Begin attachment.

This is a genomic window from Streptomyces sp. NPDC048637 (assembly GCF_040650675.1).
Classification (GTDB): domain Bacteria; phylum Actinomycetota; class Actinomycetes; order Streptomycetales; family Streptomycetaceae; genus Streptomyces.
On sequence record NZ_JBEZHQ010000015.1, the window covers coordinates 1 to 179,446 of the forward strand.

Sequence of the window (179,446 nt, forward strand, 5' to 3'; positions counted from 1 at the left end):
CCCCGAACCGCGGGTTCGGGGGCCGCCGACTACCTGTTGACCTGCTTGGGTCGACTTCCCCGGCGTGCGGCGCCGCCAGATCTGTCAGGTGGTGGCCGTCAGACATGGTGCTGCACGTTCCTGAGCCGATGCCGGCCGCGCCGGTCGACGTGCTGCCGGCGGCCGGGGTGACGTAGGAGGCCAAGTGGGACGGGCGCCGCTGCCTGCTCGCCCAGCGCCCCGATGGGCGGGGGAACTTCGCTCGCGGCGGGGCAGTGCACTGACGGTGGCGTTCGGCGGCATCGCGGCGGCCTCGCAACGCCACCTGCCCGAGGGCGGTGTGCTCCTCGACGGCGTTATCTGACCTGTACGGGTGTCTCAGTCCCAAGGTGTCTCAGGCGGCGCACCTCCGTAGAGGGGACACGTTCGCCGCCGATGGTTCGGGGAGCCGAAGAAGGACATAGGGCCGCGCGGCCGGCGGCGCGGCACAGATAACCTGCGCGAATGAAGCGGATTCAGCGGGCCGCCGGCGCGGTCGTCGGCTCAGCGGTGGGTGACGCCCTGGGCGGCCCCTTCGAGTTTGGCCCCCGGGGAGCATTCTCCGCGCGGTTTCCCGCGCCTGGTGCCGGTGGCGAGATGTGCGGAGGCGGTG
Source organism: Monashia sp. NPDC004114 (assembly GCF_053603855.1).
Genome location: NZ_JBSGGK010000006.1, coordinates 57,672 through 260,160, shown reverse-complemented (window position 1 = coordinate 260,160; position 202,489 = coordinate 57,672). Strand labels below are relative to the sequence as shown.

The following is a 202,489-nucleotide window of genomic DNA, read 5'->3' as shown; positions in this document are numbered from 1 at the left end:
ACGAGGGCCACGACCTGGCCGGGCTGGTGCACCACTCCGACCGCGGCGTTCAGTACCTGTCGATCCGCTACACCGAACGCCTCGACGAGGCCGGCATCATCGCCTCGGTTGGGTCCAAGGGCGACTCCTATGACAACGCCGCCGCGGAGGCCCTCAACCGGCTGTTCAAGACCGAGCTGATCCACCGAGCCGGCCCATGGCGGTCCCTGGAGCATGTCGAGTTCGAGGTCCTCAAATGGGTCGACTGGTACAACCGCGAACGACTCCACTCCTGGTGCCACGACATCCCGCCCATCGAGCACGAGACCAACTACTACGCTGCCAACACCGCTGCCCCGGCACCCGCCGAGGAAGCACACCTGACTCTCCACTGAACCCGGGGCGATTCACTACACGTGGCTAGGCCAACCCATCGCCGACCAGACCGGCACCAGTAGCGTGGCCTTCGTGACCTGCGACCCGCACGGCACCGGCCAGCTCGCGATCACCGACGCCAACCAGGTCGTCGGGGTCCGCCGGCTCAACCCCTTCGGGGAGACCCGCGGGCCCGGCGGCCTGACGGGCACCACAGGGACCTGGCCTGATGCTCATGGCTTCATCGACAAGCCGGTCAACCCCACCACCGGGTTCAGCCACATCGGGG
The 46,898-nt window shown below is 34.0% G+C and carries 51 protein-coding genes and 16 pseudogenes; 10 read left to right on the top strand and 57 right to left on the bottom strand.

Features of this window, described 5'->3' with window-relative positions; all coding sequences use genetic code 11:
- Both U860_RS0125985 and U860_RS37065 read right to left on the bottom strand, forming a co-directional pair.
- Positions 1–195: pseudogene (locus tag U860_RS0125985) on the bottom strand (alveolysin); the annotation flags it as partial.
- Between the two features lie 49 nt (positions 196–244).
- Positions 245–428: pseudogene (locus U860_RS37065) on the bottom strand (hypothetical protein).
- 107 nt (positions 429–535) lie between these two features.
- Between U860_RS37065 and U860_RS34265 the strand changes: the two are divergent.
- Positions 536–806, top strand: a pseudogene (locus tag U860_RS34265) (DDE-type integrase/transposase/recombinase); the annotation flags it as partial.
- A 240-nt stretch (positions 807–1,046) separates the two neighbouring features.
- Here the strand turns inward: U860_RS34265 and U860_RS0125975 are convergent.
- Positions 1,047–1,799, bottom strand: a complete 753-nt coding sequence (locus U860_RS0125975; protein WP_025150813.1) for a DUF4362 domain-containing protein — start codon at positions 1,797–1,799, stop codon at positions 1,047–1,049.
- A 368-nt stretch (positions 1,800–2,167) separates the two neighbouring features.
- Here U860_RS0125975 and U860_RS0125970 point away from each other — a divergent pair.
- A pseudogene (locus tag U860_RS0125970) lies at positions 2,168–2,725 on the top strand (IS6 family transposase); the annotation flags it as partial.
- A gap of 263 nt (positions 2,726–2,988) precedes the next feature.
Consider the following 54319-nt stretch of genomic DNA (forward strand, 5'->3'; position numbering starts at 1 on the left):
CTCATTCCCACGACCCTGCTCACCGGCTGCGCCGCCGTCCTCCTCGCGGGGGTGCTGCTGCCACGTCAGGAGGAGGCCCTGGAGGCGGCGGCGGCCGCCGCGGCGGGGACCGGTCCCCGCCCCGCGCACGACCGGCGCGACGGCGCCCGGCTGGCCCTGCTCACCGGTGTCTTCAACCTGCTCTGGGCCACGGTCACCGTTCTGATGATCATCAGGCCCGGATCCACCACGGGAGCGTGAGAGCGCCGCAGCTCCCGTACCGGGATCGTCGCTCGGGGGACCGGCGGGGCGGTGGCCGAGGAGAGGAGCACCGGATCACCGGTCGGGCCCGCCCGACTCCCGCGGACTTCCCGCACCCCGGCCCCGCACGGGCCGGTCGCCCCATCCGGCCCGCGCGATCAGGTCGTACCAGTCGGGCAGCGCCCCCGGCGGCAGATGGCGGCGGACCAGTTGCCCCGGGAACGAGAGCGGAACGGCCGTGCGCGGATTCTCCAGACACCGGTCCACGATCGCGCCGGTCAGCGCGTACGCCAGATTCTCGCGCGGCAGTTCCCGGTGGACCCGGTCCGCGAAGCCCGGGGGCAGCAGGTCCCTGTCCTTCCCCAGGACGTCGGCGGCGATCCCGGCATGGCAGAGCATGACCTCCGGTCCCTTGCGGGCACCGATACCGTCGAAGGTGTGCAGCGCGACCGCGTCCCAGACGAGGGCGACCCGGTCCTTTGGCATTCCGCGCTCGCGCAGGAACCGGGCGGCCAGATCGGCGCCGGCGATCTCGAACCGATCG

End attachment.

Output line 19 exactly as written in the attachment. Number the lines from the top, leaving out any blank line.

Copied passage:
- A 240-nt stretch (positions 807–1,046) separates the two neighbouring features.